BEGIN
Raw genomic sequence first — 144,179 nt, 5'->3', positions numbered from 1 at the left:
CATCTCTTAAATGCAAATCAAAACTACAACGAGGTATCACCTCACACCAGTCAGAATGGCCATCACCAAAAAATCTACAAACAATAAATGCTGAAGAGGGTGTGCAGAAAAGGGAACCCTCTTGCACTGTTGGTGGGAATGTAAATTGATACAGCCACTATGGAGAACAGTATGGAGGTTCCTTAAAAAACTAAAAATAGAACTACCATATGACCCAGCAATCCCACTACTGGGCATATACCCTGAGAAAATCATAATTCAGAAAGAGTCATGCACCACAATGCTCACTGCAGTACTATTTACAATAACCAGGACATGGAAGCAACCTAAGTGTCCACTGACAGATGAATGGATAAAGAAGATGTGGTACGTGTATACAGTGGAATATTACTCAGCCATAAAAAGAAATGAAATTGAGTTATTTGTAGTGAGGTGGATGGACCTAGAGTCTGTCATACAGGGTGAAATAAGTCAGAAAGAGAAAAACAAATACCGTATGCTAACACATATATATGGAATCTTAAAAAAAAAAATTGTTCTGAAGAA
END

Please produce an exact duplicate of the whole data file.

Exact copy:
Raw genomic sequence first — 144,179 nt, 5'->3', positions numbered from 1 at the left:
CATCTCTTAAATGCAAATCAAAACTACAACGAGGTATCACCTCACACCAGTCAGAATGGCCATCACCAAAAAATCTACAAACAATAAATGCTGAAGAGGGTGTGCAGAAAAGGGAACCCTCTTGCACTGTTGGTGGGAATGTAAATTGATACAGCCACTATGGAGAACAGTATGGAGGTTCCTTAAAAAACTAAAAATAGAACTACCATATGACCCAGCAATCCCACTACTGGGCATATACCCTGAGAAAATCATAATTCAGAAAGAGTCATGCACCACAATGCTCACTGCAGTACTATTTACAATAACCAGGACATGGAAGCAACCTAAGTGTCCACTGACAGATGAATGGATAAAGAAGATGTGGTACGTGTATACAGTGGAATATTACTCAGCCATAAAAAGAAATGAAATTGAGTTATTTGTAGTGAGGTGGATGGACCTAGAGTCTGTCATACAGGGTGAAATAAGTCAGAAAGAGAAAAACAAATACCGTATGCTAACACATATATATGGAATCTTAAAAAAAAAAATTGTTCTGAAGAA